Five-foot-seven Nate Robinson, the new star of the 2013 NBA playoffs, arrived in Oklahoma City as part of the Kendrick Perkins trade on Feb. 24, 2011.
Robinson played only four games and 30 minutes for the Thunder. In the playoffs, Robinson played three games and 12 minutes. His only meaningful playing time came in Game 1 of the West finals against Dallas, when early in the fourth quarter OKC led 97-83, and Scotty Brooks tried to ignite a rally with Robinson. But Robinson missed three shots, went back to the bench and the Thunder lost 121-112.
Once the lockout was over in November 2011, the Thunder basically had no use for Robinson, and despite a year remaining on his contract, the Thunder and Robinson negotiated a buyout. Robinson’s agent, Aaron Goodwin, told The Oklahoman, “They don’t plan on using him in their rotation, and we wanted to see if we could find a better opportunity somewhere else.”
Robinson signed with the Warriors and played 51 games, starting nine, and averaged 11.2 point a game, which is close to his career scoring average of 11.5.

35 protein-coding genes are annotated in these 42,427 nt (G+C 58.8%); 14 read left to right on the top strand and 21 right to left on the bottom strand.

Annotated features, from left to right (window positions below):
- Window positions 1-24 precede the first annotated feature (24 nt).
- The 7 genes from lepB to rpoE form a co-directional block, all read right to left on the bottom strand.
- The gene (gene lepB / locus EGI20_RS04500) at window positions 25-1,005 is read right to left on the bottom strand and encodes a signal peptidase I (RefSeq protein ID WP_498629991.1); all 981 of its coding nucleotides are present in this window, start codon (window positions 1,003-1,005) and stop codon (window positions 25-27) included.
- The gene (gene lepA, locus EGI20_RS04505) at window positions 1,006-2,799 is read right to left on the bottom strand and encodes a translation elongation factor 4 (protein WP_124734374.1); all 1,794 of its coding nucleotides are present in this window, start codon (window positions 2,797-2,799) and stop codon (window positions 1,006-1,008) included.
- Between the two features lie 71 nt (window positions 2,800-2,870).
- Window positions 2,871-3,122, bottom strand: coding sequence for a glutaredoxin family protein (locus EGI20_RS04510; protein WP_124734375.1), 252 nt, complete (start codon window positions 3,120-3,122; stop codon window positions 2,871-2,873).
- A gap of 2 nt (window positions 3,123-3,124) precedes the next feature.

In July, Robinson signed with the Bulls and played all 82 games, starting 23, and averaged 13.1 points a game as Chicago treads water with the void of Derrick Rose.
Robinson was fabulous in Chicago’s big Game 4 comeback against Brooklyn, with 34 points in a 142-134 triple-overtime win, and was again Monday night, with 27 points in a 93-86 upset of Miami.
So, did the Thunder miss the boat by not retaining Robinson?
No. Robinson is a dynamo at times. He’s also played for five franchises in the past 37 months.
Robinson has massive defensive deficiencies and definitely dominates the ball. On most teams, that’s a huge problem. On this Chicago team, which is dying on the vine for offense, Robinson becomes valuable.
With the Thunder, Robinson was a demonstrative cheerleader and no locker room problem, as far as we know. But he clearly didn’t – and doesn’t – fit the Thunder culture. The Thunder has come a long way fast by sticking to its core principles. Nate Robinson seems a dubious place to start compromising.